BNSF said it’s going to great lengths to make the tunnel safer, including spending $10 million in recent years to replace the tracks.

McGinn called the railway’s assurances “absolutely not sufficient for safety.”

• Four Democratic senators introduced an act Wednesday that would immediately bar the use of older, riskier tankers and set standards for volatility of gases in tank cars so they don’t explode as easily. The Crude-By-Rule Safety Act would set standards for new tankers that require thicker shells, thermal protection and pressure relief valves.

“Every new derailment increases the urgency with which we need to act,” U.S. Sen. Maria Cantwell, D-Wash., said. “Communities in Washington state and across the nation see hundreds of these oil tank cars pass through each week. This legislation will help reduce the risk of explosion in accidents, take unsafe tank cars off the tracks, and ensure first responders have the equipment they need.”

• The American Petroleum Institute and the Association of American Railroads announced at a teleconference Wednesday they will jointly fund additional training for local first responders along railroad tracks to deal with crude shipment accidents.

There are initial plans for sessions in 15 states, beginning this weekend in Nebraska and Florida. The AAR last year dedicated more than $5 million to training at its Security and Emergency Response Training Center near Pueblo, Colorado.

• Noting that a fiery oil train wreck in downtown Spokane could lead to the evacuation of 20,000 people, city officials requested and on Thursday were granted a seat at the table in discussions to open an oil terminal in Vancouver, Washington.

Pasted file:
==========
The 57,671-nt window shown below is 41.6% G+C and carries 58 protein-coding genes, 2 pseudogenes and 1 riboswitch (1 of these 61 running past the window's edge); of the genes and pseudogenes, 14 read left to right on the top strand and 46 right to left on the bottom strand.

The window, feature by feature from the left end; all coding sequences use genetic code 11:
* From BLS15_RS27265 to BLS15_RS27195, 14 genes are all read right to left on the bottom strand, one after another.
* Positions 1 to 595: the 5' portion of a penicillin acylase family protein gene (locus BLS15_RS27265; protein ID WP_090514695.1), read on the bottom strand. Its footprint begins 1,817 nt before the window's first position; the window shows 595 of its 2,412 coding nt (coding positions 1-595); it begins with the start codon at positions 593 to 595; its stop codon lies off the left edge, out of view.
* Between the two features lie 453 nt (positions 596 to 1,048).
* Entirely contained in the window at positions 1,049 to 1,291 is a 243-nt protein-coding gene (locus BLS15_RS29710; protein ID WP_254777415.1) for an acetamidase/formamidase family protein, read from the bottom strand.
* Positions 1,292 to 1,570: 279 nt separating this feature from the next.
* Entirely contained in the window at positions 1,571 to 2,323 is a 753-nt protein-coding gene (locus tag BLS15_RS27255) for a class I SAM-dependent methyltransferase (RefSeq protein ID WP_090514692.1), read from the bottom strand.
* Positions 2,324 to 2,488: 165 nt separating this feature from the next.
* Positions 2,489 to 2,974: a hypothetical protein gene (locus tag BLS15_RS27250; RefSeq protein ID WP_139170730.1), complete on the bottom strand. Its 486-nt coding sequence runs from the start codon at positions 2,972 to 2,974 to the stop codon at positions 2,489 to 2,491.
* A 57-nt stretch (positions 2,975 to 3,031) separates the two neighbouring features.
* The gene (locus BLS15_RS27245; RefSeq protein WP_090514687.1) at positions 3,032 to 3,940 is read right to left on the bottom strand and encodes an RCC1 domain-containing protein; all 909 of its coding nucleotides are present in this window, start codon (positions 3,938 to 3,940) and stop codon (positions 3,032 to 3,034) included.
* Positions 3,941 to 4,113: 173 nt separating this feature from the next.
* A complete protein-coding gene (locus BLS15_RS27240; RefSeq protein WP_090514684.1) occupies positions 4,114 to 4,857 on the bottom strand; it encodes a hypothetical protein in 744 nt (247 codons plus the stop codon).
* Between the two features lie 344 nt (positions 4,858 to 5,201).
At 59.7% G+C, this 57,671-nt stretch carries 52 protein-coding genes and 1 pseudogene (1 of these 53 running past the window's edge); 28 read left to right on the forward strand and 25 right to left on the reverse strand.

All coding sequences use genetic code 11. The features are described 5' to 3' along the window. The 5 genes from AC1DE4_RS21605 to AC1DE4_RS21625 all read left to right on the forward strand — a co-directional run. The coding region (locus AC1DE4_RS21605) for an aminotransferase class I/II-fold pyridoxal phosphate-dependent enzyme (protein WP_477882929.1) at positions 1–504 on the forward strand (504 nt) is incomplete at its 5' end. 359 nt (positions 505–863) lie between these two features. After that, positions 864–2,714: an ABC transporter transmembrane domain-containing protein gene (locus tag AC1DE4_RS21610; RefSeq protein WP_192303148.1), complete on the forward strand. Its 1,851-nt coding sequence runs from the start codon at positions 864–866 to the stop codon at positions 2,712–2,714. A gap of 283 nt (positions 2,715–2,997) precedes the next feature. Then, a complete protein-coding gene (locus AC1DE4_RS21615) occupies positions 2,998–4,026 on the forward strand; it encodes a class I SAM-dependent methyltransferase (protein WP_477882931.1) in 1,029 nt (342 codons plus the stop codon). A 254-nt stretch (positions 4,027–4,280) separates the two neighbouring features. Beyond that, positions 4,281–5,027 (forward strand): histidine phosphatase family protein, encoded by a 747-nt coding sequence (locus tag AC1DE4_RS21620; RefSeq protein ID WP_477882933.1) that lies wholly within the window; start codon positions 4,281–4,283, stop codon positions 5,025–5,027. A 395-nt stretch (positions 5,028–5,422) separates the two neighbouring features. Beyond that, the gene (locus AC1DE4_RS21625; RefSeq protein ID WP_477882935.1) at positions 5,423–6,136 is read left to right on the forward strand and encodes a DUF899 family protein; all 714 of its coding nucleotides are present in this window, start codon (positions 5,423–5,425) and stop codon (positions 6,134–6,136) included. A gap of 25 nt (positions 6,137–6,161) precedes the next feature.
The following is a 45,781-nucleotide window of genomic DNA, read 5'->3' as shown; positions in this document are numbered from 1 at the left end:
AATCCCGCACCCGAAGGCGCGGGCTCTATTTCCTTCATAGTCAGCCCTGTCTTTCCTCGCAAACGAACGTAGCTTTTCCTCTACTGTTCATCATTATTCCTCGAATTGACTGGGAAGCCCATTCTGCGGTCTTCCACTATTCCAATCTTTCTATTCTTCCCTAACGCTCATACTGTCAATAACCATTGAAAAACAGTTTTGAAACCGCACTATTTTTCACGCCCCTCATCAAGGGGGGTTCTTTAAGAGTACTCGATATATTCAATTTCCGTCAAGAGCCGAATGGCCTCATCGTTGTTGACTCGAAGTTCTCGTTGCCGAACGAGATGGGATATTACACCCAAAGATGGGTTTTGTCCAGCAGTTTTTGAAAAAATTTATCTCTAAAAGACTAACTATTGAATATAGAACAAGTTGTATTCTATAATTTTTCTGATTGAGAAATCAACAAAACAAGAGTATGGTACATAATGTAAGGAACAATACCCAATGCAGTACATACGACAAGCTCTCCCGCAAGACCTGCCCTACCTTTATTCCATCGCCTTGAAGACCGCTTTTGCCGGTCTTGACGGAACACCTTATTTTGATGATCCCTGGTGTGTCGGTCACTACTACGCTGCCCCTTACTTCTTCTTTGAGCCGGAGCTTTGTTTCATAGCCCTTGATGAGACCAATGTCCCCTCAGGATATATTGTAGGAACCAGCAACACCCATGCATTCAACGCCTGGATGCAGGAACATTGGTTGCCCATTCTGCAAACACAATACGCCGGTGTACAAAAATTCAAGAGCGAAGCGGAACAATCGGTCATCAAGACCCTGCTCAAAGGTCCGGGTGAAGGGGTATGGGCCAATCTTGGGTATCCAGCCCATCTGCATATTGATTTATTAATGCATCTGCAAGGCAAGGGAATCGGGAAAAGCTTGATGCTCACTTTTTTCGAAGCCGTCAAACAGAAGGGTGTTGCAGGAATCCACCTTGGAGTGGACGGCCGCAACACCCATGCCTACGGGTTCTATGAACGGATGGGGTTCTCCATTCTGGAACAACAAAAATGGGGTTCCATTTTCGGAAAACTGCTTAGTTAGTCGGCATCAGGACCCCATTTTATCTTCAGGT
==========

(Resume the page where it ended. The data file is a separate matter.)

BNSF supports the terminal and said it’s “more than prepared” to handle the increased loads through northern Montana, Idaho and Washington.

“Our northern route is perfectly positioned geographically as we run through the Bakken region and to the Northwest destination points,” BNSF spokesman Gus Melonas told the Spokesman-Review’s Nicholas Deshais in early March.

Jerry White, leader of the Spokane Riverkeeper, was not convinced. He referred to the fiery Feb. 16 of a BNSF train in West Virginia.

“When I was watching that disaster, something struck me,” White told Deshais. “The fire chief in that little town said they were just backing off and letting that oil burn. I projected that onto Spokane. Can you imagine this happening in the downtown corridor and the fire crews saying the only thing we can do is back off and let them burn?”

• A state official warned Minnesotans living along tracks carrying North Dakota crude oil to prepare themselves for an emergency.

“People need to take some personal awareness of what’s around them,” Kevin Reed of the Minnesota Homeland Security and Emergency Management Division told Don Davis of the Forum News Service. “How do I get out of the way before the fire department gets here?”

Last week, the Minnesota Department of Transportation reported that 326,170 Minnesotans live within half a mile of railroad tracks with trains carrying Bakken oil. A state report indicated an average of 6.3 oil trains a day cross Minnesota.

Gov. Mark Dayton said those numbers highlight the need for safety improvements on the railroads.

“It just underscores the risk factor and why it’s imperative that we do everything we possibly can to prevent these derailments and the catastrophes that can result from them,” Dayton said.

• The U.S. Department of Energy is studying crude volatility and whether it should be treated to remove dissolved gases before transport, an official testified Wednesday at a House Appropriations subcommittee budget hearing.

Rep. Mike Quigley, D-Ill., asked why the more volatile crude transported from the Bakken couldn’t be stabilized before being loaded into tank cars in the same way crude from Texas is stabilized.

Timothy Butters, acting administrator of the Pipeline and Hazardous Materials Safety Administration, said that’s what the study seeks to determine. Results should be in by fall.